Dungarpur heard one of these stories from a workshop participant. By 1996 Afghan archivists knew that the Taliban intended to destroy all available film reels, so they had identified and selected important films from the film archives – ranging from documentary footage from the 1920s to feature films produced by the film archive. State in the 1970s. They hid these reels in a small room in the Afghan Film building, covered them with wood, and painted them the same wall colors. They buried coils underground, hid some in false ceilings. When the Taliban raided the building, archivists handed over the unimportant film reels. The Taliban burned each of them, but looked no further.

Afghan archivists had managed to save 7,000 films totaling up to 32,000 hours of 16mm film and 8,000 hours of 35mm film. Hidden in their midst is a story of Afghanistan that few people know about: Farsi and Pashto language dramas telling stories of friendship, romance and Afghan culture. Documentary footage, ranging from the 1920s to the 1970s, depicts a peaceful Afghanistan, which has yet to be ravaged by Soviet invasion, civil wars or, of course, the Taliban regime.

Sahraa Karimi is an award-winning Afghan filmmaker. His 2009 feature film, Afghan women driving, a feminist documentary commenting on gender inequality in Afghanistan, has screened at film festivals around the world, garnering nearly two dozen awards. A decade later she made a fictional drama – Hava, Maryam, Ayesha, focused on the challenges faced by three pregnant Afghan women – which premiered at the Venice Film Festival and was nominated for an Orizzonti Award. The same year, she became the first woman president of Afghan Film.

Since December 2019, after the FHF workshop, Dungarpur, participants and Afghan film archivists have continued to stay in touch. On December 30, 2019, in response to Dungarpur’s email, the same person who shared the 1996 Afghan Archivists’ Story informed him of plans to restore films in the country. “We want to restore and preserve these films and make them accessible to researchers and filmmakers,” wrote one participant, “showing our achievements to present and future generations.” In the past, the archive had encountered some restoration problems – regarding the laboratory, the digitization and the lack of professionals – “but now it is improved and well equipped”. She sounded optimistic. “We work on our collections in accordance with international standards such as the FIAF [International Federation of Film Archive] manuals. She hoped that “the archives could become a source of income for the Afghan government”.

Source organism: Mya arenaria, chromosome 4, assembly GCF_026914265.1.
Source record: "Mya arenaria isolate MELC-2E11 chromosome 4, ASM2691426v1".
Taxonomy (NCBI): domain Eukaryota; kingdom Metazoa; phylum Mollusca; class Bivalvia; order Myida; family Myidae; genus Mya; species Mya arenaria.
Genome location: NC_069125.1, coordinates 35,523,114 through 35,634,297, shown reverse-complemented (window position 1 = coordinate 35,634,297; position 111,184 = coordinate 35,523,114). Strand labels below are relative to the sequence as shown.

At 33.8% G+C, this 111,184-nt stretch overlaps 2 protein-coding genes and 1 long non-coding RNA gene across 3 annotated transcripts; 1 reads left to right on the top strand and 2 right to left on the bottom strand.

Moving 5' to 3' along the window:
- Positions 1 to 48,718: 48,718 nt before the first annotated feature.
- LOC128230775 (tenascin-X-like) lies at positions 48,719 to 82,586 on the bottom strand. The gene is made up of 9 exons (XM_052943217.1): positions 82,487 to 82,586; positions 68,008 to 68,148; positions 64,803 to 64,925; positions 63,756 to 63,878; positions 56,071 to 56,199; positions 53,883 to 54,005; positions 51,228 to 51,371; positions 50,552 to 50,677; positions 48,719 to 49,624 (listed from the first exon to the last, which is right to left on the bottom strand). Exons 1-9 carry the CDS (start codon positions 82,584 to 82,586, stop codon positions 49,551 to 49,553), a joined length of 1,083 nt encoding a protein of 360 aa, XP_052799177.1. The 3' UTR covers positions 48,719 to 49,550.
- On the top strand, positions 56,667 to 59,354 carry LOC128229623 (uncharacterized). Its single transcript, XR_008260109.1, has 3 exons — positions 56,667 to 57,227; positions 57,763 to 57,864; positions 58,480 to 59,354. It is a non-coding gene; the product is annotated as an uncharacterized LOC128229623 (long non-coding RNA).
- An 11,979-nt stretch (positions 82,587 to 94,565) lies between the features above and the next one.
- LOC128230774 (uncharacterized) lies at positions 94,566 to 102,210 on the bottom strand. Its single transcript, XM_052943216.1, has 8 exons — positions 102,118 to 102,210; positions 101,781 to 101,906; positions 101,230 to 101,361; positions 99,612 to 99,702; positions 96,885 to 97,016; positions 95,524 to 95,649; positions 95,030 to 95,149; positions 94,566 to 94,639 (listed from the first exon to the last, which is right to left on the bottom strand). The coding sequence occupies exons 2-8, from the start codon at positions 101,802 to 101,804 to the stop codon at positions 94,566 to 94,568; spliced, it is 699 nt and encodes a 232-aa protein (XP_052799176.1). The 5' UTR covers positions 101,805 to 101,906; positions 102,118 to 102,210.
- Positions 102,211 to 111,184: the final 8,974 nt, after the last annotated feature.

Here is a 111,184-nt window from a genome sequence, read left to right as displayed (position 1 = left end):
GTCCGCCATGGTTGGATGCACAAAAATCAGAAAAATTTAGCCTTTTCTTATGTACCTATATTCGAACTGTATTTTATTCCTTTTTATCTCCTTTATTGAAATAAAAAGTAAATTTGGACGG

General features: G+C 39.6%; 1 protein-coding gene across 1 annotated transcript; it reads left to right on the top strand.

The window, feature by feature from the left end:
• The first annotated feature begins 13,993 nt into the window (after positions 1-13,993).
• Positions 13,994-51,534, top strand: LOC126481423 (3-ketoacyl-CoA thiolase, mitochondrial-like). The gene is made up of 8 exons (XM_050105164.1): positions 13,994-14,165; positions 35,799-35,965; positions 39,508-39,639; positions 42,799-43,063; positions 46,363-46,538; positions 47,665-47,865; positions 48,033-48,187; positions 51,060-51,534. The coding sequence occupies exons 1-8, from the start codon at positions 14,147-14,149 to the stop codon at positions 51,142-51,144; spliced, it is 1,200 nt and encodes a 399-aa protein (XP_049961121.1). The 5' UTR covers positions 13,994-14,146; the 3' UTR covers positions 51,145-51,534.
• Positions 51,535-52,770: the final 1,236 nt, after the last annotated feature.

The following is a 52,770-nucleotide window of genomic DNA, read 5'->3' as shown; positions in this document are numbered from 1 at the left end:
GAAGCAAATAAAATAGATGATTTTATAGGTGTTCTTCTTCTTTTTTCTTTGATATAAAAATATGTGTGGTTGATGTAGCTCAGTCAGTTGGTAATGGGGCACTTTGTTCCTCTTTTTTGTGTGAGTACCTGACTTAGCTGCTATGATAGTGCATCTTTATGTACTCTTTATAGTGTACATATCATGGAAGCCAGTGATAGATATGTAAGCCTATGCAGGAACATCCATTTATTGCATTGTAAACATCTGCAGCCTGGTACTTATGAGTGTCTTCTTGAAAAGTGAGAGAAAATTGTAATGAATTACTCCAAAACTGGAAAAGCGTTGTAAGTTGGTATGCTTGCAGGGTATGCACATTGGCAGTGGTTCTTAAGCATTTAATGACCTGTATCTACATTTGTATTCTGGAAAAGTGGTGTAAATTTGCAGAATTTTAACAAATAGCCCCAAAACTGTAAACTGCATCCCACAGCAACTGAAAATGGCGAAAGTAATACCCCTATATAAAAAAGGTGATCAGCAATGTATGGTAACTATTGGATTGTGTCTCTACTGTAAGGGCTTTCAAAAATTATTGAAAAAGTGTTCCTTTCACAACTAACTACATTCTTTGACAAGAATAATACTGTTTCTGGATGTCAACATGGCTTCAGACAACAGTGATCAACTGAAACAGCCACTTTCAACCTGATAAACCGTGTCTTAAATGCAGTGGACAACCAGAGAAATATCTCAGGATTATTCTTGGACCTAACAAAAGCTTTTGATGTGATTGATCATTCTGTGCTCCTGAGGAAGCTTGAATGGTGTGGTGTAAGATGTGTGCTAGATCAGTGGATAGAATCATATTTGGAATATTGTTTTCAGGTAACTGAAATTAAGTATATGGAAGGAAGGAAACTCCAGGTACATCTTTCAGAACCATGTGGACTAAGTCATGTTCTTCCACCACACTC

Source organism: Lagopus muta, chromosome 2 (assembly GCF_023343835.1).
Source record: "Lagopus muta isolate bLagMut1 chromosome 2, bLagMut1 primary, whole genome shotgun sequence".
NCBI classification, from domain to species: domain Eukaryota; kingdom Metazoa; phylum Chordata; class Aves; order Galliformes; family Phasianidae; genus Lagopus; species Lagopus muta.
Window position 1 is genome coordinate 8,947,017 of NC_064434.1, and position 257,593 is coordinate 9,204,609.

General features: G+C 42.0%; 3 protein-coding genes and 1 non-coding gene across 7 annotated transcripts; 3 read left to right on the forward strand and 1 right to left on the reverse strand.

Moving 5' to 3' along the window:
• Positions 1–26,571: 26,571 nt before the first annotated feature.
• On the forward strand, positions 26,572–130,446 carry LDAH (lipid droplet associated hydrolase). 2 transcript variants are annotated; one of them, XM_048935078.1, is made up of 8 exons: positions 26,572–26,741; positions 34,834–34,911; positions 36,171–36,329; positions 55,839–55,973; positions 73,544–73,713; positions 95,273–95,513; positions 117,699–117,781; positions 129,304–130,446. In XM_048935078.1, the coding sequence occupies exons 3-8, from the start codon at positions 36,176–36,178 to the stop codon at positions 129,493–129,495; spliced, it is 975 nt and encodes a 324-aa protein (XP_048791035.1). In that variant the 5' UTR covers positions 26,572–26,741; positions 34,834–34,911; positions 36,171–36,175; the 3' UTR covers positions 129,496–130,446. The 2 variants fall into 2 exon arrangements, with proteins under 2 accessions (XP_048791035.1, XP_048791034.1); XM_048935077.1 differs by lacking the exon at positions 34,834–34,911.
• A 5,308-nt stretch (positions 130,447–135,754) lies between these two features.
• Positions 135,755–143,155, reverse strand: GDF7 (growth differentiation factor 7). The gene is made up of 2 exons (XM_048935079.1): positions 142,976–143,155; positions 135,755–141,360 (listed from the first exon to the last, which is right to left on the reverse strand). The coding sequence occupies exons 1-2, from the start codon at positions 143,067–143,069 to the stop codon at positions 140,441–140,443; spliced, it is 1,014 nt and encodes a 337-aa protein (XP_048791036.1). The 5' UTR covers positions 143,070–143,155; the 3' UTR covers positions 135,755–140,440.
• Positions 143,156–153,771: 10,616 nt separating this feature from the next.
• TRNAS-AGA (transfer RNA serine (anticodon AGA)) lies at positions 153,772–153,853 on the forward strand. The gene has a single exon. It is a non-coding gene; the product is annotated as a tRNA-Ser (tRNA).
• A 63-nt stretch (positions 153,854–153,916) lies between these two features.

By that time, all old copies of films had passed from Afghan film to the archives of the presidential palace. Over 36,000 hours of moving images – mostly historical films – had been entered into its database. The government had established a public relations office in mid-2018 that allowed people to access the archives through its website. Things were moving, plans were materializing – everything, after a very long time, was finally falling into place. With the Taliban taking over the palace, their fate is uncertain – fear is that all film reels will be destroyed and a precious part of Afghan history lost.

The above email exchange between the two parties illustrates the long relationship between the two film industries. A link that marked the first Indian talkie, Alam Ara (1931). While assisting Gulzar, Dungarpur discovered that the first song in Indian cinema, By De Khuda Ke Naam, was sung by an Afghan actor, WM Khan. Superstar Dilip Kumar has his roots in the country, as have a few others. Movies such as Kabuliwala (1961), Zanjeer (1973) and Khuda gawah (1992), among several others, featured Afghan characters in major roles (played by Bollywood personalities: Bachchan, Pran, Balraj Sahni) – the Bachchan star was even shot dead in the country, and the Afghan president At the time, Mohammad Najibullah, a fan of the superstar, assured him of Afghan Air Force security during the 18-day shoot.

Indian films were massively popular before the Taliban crackdown. “When I saw Mariam’s film [featuring footage of old Afghan films]”Says Dungarpur,” It reminded me of India in the 80s and 90s. It was like our Masala movies. ”Dungarpur adds that video shows were“ very popular ”in Kabul.“ People told me how they used to sneak into videos even in the days of the mujahedin. The mujahedin themselves watched a lot of movies. Bollywood films. ”

So, it did not surprise Dungarpur that the Afghans showed a sustained interest in the FHF workshops. A few of them even attended online last year. Less than a month and a half ago, even in perilous times, the FHF participant emailed Dungarpur to inquire about this. “I obviously understand that the COVID-19 situation may not allow for face-to-face interaction, [but] would there be an online session this year? In the same e-mail, the participant detailed the terrible “security situation” in the country. Yet one of its last lines read: “We are very optimistic and hopeful for the future of Afghanistan.

Dungarpur also received an email from a professional in the presidential palace archives three days ago. “The Taliban promise to respect human rights, not to take revenge or torture anyone, but people have their own problems and fear death,” the last lines read. “Unfortunately, I have no information on the Archives. I don’t know what’s going to happen. Hope everything is going well, as they promised. I hope he will be saved from destruction. Please pray for us that things will improve.